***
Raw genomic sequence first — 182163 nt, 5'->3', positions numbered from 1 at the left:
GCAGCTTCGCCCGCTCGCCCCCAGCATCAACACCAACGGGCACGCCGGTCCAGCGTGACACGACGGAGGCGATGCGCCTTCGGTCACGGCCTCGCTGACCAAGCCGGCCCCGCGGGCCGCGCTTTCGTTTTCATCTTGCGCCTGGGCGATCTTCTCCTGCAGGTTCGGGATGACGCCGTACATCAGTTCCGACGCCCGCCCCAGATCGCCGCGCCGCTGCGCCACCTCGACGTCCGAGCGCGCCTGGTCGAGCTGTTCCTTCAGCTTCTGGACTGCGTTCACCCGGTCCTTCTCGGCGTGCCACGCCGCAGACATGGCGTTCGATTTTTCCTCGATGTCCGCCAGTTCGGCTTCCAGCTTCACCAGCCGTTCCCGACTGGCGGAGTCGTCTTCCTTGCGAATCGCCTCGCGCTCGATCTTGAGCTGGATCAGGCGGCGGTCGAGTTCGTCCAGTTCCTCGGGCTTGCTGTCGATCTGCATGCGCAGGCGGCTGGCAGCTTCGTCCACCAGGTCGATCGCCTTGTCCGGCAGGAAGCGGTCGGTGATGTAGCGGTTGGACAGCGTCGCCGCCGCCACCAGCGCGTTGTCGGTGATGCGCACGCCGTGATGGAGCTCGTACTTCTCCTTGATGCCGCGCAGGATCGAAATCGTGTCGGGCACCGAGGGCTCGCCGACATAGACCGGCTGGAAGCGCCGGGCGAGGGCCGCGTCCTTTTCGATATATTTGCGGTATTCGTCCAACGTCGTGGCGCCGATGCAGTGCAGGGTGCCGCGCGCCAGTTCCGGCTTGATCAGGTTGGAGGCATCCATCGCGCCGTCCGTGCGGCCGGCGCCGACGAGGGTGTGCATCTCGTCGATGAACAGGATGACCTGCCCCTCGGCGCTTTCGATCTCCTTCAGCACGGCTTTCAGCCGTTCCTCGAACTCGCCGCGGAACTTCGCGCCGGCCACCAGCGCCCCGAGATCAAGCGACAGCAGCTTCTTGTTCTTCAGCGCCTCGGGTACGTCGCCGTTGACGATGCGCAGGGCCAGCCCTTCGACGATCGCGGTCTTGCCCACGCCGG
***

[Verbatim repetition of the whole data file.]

Raw genomic sequence first — 182163 nt, 5'->3', positions numbered from 1 at the left:
GCAGCTTCGCCCGCTCGCCCCCAGCATCAACACCAACGGGCACGCCGGTCCAGCGTGACACGACGGAGGCGATGCGCCTTCGGTCACGGCCTCGCTGACCAAGCCGGCCCCGCGGGCCGCGCTTTCGTTTTCATCTTGCGCCTGGGCGATCTTCTCCTGCAGGTTCGGGATGACGCCGTACATCAGTTCCGACGCCCGCCCCAGATCGCCGCGCCGCTGCGCCACCTCGACGTCCGAGCGCGCCTGGTCGAGCTGTTCCTTCAGCTTCTGGACTGCGTTCACCCGGTCCTTCTCGGCGTGCCACGCCGCAGACATGGCGTTCGATTTTTCCTCGATGTCCGCCAGTTCGGCTTCCAGCTTCACCAGCCGTTCCCGACTGGCGGAGTCGTCTTCCTTGCGAATCGCCTCGCGCTCGATCTTGAGCTGGATCAGGCGGCGGTCGAGTTCGTCCAGTTCCTCGGGCTTGCTGTCGATCTGCATGCGCAGGCGGCTGGCAGCTTCGTCCACCAGGTCGATCGCCTTGTCCGGCAGGAAGCGGTCGGTGATGTAGCGGTTGGACAGCGTCGCCGCCGCCACCAGCGCGTTGTCGGTGATGCGCACGCCGTGATGGAGCTCGTACTTCTCCTTGATGCCGCGCAGGATCGAAATCGTGTCGGGCACCGAGGGCTCGCCGACATAGACCGGCTGGAAGCGCCGGGCGAGGGCCGCGTCCTTTTCGATATATTTGCGGTATTCGTCCAACGTCGTGGCGCCGATGCAGTGCAGGGTGCCGCGCGCCAGTTCCGGCTTGATCAGGTTGGAGGCATCCATCGCGCCGTCCGTGCGGCCGGCGCCGACGAGGGTGTGCATCTCGTCGATGAACAGGATGACCTGCCCCTCGGCGCTTTCGATCTCCTTCAGCACGGCTTTCAGCCGTTCCTCGAACTCGCCGCGGAACTTCGCGCCGGCCACCAGCGCCCCGAGATCAAGCGACAGCAGCTTCTTGTTCTTCAGCGCCTCGGGTACGTCGCCGTTGACGATGCGCAGGGCCAGCCCTTCGACGATCGCGGTCTTGCCCACGCCGG